The peace talks are still limited by the fact the ELN hold hostages, but the ELN appear to be taking steps to release hostages now, having released three in the past two weeks and likely to release two more in the coming week.
  8. I'm sure many people will find irony in the fact Colombia President Juan Manuel Santos won the Nobel Peace Prize the same week that he lost the plebiscite to pass the peace process. 

    Santos's willingness to struggle for peace against the referendum loss is not irony. It is symbolism.

    Peacemaking isn't easy. There are setbacks and opponents to peace.

    Santos has spent nearly his entire presidency attempting to negotiate peace with the FARC. He gambled his reelection and entire second term agenda on these negotiations. They've taken far longer than they should and the recent setback means that they continue past the deadline. Yet, in the wake of the plebiscite failure, Santos has promised to work for peace until the last day of his presidency.

    There was always more work left to do. Even if the peace agreement had passed and was implemented, it wasn't as if peace would suddenly break out. There is the hard work of demobilization and reintegration of combatants. There are landmines to be removed and displaced populations who need houses and jobs.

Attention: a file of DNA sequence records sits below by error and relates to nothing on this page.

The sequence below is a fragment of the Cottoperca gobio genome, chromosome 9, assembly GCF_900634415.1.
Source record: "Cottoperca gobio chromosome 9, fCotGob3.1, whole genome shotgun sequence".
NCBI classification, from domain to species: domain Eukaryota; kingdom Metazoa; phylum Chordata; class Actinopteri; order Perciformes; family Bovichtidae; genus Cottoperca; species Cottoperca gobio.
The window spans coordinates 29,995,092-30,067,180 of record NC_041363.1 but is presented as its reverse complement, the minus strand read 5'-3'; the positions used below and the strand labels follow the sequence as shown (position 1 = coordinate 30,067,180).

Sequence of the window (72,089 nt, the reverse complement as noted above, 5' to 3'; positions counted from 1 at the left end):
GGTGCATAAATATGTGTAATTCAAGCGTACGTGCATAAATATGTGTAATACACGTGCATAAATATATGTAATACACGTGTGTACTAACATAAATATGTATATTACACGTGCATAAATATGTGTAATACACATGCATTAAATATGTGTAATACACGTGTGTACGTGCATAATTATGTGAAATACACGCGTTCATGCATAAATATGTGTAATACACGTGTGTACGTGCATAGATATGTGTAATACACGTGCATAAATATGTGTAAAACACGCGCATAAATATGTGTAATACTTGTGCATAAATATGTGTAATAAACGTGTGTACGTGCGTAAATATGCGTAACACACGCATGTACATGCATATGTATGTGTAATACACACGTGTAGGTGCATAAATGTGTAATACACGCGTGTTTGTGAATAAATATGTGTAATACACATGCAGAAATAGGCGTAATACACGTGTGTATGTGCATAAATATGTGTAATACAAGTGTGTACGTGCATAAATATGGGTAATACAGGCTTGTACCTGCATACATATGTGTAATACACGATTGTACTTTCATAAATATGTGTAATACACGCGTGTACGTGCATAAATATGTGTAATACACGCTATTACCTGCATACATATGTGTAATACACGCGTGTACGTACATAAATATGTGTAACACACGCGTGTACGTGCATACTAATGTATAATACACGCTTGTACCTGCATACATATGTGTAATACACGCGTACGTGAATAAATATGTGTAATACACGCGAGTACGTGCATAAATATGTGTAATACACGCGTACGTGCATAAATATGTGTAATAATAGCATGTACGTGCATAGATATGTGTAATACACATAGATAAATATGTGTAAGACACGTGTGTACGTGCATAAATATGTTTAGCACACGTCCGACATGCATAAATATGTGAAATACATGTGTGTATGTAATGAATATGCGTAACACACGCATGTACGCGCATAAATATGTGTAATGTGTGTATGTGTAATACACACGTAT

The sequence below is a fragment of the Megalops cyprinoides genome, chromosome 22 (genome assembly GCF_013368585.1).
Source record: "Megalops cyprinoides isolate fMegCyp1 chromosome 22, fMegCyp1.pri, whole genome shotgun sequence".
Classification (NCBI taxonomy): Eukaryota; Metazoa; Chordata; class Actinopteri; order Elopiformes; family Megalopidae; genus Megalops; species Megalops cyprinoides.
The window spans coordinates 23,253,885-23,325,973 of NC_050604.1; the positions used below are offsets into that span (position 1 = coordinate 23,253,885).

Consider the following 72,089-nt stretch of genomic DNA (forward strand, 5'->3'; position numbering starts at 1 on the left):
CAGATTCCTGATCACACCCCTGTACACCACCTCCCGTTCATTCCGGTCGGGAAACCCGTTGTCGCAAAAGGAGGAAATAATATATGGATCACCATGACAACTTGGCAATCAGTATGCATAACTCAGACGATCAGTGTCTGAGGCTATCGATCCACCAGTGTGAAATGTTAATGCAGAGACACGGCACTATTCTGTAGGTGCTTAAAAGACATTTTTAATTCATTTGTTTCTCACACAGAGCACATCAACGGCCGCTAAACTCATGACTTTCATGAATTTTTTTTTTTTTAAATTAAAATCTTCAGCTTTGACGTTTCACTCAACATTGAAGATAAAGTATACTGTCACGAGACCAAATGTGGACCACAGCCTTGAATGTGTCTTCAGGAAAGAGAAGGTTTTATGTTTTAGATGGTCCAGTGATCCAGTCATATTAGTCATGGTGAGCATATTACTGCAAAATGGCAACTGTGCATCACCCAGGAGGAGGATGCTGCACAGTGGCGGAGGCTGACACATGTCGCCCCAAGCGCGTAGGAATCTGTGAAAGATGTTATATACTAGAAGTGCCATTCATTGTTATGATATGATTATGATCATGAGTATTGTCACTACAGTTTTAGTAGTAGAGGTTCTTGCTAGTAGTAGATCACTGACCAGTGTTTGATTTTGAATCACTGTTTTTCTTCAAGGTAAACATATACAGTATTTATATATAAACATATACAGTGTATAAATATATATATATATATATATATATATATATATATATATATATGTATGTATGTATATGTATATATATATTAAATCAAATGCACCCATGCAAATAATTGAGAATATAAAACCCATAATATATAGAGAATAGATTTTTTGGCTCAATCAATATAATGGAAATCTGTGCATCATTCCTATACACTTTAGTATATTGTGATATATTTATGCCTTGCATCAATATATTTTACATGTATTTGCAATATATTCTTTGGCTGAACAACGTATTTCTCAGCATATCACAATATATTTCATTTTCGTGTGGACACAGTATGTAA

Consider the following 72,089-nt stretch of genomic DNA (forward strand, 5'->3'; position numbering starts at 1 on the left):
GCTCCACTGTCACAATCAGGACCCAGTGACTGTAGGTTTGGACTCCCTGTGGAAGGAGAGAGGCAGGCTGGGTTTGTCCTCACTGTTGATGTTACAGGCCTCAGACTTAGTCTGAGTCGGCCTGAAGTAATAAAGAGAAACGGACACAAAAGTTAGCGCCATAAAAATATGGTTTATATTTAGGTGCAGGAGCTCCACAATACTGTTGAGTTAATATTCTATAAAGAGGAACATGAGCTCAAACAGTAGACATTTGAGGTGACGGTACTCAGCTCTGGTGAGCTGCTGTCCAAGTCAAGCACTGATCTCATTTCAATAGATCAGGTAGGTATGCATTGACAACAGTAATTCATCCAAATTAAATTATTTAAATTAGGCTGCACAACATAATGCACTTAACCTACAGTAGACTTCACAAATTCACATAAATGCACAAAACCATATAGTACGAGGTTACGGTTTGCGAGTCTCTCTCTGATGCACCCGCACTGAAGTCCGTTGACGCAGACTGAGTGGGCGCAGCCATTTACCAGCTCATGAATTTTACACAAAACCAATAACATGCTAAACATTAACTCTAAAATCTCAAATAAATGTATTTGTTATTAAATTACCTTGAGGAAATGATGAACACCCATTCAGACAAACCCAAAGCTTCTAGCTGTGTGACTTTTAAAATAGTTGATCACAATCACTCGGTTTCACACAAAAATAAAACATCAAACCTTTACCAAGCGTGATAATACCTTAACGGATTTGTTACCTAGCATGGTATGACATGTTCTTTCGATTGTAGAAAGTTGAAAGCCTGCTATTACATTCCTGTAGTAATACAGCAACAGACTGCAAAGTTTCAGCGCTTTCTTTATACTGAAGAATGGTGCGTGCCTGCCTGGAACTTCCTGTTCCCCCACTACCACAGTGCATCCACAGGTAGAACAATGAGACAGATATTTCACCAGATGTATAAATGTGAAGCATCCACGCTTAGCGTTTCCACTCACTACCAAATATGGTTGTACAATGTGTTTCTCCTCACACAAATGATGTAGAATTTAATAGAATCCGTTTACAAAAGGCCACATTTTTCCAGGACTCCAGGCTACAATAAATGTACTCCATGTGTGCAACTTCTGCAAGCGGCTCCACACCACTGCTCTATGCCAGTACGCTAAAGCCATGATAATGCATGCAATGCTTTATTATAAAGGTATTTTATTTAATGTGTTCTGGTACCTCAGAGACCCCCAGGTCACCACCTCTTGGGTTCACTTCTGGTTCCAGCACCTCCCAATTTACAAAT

The Peace Prize isn't meant to signal that peace has been totally won, but that hard steps have been taken on the long road to peace. Those steps take leadership that isn't always present. In taking the steps towards peace and in the determination to push beyond the obstacles and setbacks, Santos and Colombia are deserving of the Nobel.
  9. The case file on the Berta Caceres homicide was stolen last week.

    1) I have no idea whether it was incompetence or malfeasance on the part of Honduran government officials. The Honduran government should seriously investigate and prosecute the theft, not just write it off as another crime that will never be solved.

    2) Criminals don't just accidentally steal the case file of the highest profile murder in Honduras in the past few years. It wasn't a random act of robbery. This was a targeted and organized act of crime intended to disrupt the case and the investigation. The response from the Honduran government and international partners should be to double down on the investigation of Caceres's killers.